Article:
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    Deputy must stop drinking to keep job

    By CHRIS TISCH
    © St. Petersburg Times,
    published November 30, 2001

    LARGO -- A Pinellas sheriff's deputy who has admitted to parenting, driving and even coming to work drunk may keep his job if he signs a contract in which he vows never to drink again.

    Deputy John F. Seabol could have been fired after an administrative investigation found he had a severe drinking problem. Instead, an administrative review board has recommended that Sheriff Everett Rice suspend Seabol without pay for 15 days and require him to sign the contract.

    "If he consumes any alcohol, he will, according to the contract, be terminated immediately," said Sgt. Tim Pelella, who investigated Seabol. "He admitted to having a problem, and the sheriff's office is giving him a chance to rectify it."

    Rice has yet to approve the board's recommendation, and Seabol hasn't yet signed the contract.

    If the recommendation goes through and Seabol signs, he will be subject to random alcohol tests. He also will be required to attend alcohol counseling, which he has been doing since the internal investigation started in August.

    Seabol, an 11-year sheriff's office veteran, came under investigation Aug. 2 after allegations surfaced that he had abused one of his children. Seabol denied abusing his child and the charge was never substantiated; but child protection investigators learned that Seabol drank heavily around his children.

    "He does drink when the children are in his care and . . . he had drank when the children were in the car with him," Child Protection Investigations supervisor Angela Tepfer told administrative investigators, according to an internal affairs report.

    "He would be intoxicated," she added. "Through the interviews it was determined he would pass out. When he did drink, he became angry, yelled at the kids more. . . . He would wake up late in the morning, so the children would be outside unsupervised."

    Seabol, who is divorced and saw his children, who are both younger than 15, every other weekend, also drove them to the Sunshine Speedway after drinking, the report says.

    While the abuse charges were investigated, Seabol was placed on administrative leave with pay. He was brought off leave Aug. 22 and put on light duty at the sheriff's office's north district in Dunedin, where he worked at the front desk.

    Seabol told investigators at that time that he was getting help through employee assistance program counseling. Though Seabol told investigators he was no longer drinking, he left a voice mail for investigators on Sept. 17 in which he sounded drunk, the report says.

    On the night of Oct. 1, investigators went to the north district front desk where Seabol was working. Seabol appeared to be under the influence of alcohol, according to the report. He first denied drinking, then he admitted to having one beer that morning.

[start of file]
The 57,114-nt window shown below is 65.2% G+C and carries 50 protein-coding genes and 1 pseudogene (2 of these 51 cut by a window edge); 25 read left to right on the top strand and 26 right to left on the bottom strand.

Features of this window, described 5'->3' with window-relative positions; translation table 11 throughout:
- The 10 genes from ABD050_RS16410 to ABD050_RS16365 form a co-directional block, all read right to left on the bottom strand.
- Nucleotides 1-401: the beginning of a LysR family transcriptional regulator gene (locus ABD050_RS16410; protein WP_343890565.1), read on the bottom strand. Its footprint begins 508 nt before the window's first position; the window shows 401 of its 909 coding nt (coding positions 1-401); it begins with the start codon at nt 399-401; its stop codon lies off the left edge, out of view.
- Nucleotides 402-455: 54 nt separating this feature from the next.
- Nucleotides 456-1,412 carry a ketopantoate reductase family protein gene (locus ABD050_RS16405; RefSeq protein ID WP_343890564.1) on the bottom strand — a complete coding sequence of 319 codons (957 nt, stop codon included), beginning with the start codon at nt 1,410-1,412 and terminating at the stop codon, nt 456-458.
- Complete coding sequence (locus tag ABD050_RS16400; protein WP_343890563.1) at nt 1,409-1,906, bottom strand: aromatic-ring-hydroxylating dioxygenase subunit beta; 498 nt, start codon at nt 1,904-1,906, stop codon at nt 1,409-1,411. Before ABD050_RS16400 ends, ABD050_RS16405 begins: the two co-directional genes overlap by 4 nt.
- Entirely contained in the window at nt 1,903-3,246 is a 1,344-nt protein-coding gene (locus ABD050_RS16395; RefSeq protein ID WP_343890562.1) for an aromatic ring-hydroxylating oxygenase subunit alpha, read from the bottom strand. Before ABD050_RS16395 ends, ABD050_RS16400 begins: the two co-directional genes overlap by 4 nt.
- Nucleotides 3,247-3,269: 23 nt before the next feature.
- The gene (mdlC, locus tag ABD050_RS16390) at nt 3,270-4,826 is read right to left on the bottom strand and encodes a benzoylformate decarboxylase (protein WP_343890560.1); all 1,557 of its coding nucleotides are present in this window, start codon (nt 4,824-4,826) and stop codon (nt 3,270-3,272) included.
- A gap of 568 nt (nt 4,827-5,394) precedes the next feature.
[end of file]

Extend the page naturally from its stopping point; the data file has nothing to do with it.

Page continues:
Investigators had him take two breath tests. One showed his blood alcohol level was .139, the second showed .146. Under Florida law, someone is legally drunk if their blood alcohol level is .08 or above. Seabol was taken home and placed back on administrative leave with pay.

    Later, when the investigation was coming to a close, Seabol admitted he drank a 12-pack of beer that day, went to bed at 3:30 p.m., then came to work.

    While investigating Seabol, deputies also found other incidents in which alcohol was a destructive force in his life and career, including one when Seabol drove up on a severe traffic crash on U.S. 19, then honked incessantly while traffic was blocked and Florida Highway Patrol Troopers investigated.

    Annoyed, troopers confronted Seabol and noticed he smelled of booze. After seeing his sheriff's star in his wallet, troopers called a sheriff's office supervisor. Cpl. Charles Vickers decided to have another deputy drive Seabol home, even though Vickers thought Seabol's blood alcohol level was probably about twice the legal limit.

    Seabol argued with Vickers and said he was okay to drive even though he was unsteady on his feet, had slurred speech and bloodshot eyes, a report says.

    Despite Seabol's alcohol history, his children described him as a wonderful father, as did people who know him, investigators said. Investigators eventually decided he would not be charged criminally with any form of child abuse or neglect.

    In a final interview with investigators, Seabol firmly acknowledged his past problems and pledged to get better, according to the report.

    "I'm a dedicated employee. I love the job and I want help," he said. "I want to be a deputy sheriff."

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